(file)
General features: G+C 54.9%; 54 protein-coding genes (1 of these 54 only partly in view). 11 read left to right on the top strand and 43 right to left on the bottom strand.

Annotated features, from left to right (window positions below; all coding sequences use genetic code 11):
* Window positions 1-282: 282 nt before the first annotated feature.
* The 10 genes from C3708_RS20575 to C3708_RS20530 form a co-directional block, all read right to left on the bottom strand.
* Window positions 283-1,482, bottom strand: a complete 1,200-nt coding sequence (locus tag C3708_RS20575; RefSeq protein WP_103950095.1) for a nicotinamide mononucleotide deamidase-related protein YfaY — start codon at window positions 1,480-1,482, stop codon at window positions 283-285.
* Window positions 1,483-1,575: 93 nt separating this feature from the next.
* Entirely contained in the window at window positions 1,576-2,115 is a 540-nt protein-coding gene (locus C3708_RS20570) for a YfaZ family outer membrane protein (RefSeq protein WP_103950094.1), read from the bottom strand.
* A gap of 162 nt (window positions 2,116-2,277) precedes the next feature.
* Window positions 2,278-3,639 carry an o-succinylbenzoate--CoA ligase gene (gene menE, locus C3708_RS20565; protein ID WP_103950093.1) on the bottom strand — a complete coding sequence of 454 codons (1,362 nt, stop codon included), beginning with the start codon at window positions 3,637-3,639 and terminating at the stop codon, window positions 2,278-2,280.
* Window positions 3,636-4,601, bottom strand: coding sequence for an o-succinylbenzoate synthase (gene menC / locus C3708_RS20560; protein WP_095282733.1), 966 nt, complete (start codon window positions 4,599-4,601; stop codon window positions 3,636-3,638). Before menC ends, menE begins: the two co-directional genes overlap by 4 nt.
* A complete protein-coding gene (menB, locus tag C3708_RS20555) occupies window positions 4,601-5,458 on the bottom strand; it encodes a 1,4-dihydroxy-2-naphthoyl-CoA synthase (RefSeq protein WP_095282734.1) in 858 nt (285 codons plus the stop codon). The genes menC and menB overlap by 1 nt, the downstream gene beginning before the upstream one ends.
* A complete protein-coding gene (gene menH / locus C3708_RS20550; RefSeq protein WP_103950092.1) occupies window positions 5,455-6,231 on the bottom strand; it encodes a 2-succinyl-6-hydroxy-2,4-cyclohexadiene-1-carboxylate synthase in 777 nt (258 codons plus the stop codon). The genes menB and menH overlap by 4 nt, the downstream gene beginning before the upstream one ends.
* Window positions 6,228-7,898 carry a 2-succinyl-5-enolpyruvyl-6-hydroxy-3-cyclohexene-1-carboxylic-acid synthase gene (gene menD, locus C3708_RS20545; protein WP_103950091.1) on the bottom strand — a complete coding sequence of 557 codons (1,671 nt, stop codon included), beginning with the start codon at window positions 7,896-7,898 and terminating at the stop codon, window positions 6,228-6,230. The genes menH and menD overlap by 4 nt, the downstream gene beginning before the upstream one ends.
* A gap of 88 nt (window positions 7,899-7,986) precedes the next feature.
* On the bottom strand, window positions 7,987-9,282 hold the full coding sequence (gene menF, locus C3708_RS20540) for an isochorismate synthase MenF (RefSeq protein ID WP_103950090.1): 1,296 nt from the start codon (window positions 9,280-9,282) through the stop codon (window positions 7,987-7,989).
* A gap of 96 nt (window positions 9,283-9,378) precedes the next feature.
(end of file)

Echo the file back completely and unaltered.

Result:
General features: G+C 54.9%; 54 protein-coding genes (1 of these 54 only partly in view). 11 read left to right on the top strand and 43 right to left on the bottom strand.

Annotated features, from left to right (window positions below; all coding sequences use genetic code 11):
* Window positions 1-282: 282 nt before the first annotated feature.
* The 10 genes from C3708_RS20575 to C3708_RS20530 form a co-directional block, all read right to left on the bottom strand.
* Window positions 283-1,482, bottom strand: a complete 1,200-nt coding sequence (locus tag C3708_RS20575; RefSeq protein WP_103950095.1) for a nicotinamide mononucleotide deamidase-related protein YfaY — start codon at window positions 1,480-1,482, stop codon at window positions 283-285.
* Window positions 1,483-1,575: 93 nt separating this feature from the next.
* Entirely contained in the window at window positions 1,576-2,115 is a 540-nt protein-coding gene (locus C3708_RS20570) for a YfaZ family outer membrane protein (RefSeq protein WP_103950094.1), read from the bottom strand.
* A gap of 162 nt (window positions 2,116-2,277) precedes the next feature.
* Window positions 2,278-3,639 carry an o-succinylbenzoate--CoA ligase gene (gene menE, locus C3708_RS20565; protein ID WP_103950093.1) on the bottom strand — a complete coding sequence of 454 codons (1,362 nt, stop codon included), beginning with the start codon at window positions 3,637-3,639 and terminating at the stop codon, window positions 2,278-2,280.
* Window positions 3,636-4,601, bottom strand: coding sequence for an o-succinylbenzoate synthase (gene menC / locus C3708_RS20560; protein WP_095282733.1), 966 nt, complete (start codon window positions 4,599-4,601; stop codon window positions 3,636-3,638). Before menC ends, menE begins: the two co-directional genes overlap by 4 nt.
* A complete protein-coding gene (menB, locus tag C3708_RS20555) occupies window positions 4,601-5,458 on the bottom strand; it encodes a 1,4-dihydroxy-2-naphthoyl-CoA synthase (RefSeq protein WP_095282734.1) in 858 nt (285 codons plus the stop codon). The genes menC and menB overlap by 1 nt, the downstream gene beginning before the upstream one ends.
* A complete protein-coding gene (gene menH / locus C3708_RS20550; RefSeq protein WP_103950092.1) occupies window positions 5,455-6,231 on the bottom strand; it encodes a 2-succinyl-6-hydroxy-2,4-cyclohexadiene-1-carboxylate synthase in 777 nt (258 codons plus the stop codon). The genes menB and menH overlap by 4 nt, the downstream gene beginning before the upstream one ends.
* Window positions 6,228-7,898 carry a 2-succinyl-5-enolpyruvyl-6-hydroxy-3-cyclohexene-1-carboxylic-acid synthase gene (gene menD, locus C3708_RS20545; protein WP_103950091.1) on the bottom strand — a complete coding sequence of 557 codons (1,671 nt, stop codon included), beginning with the start codon at window positions 7,896-7,898 and terminating at the stop codon, window positions 6,228-6,230. The genes menH and menD overlap by 4 nt, the downstream gene beginning before the upstream one ends.
* A gap of 88 nt (window positions 7,899-7,986) precedes the next feature.
* On the bottom strand, window positions 7,987-9,282 hold the full coding sequence (gene menF, locus C3708_RS20540) for an isochorismate synthase MenF (RefSeq protein ID WP_103950090.1): 1,296 nt from the start codon (window positions 9,280-9,282) through the stop codon (window positions 7,987-7,989).
* A gap of 96 nt (window positions 9,283-9,378) precedes the next feature.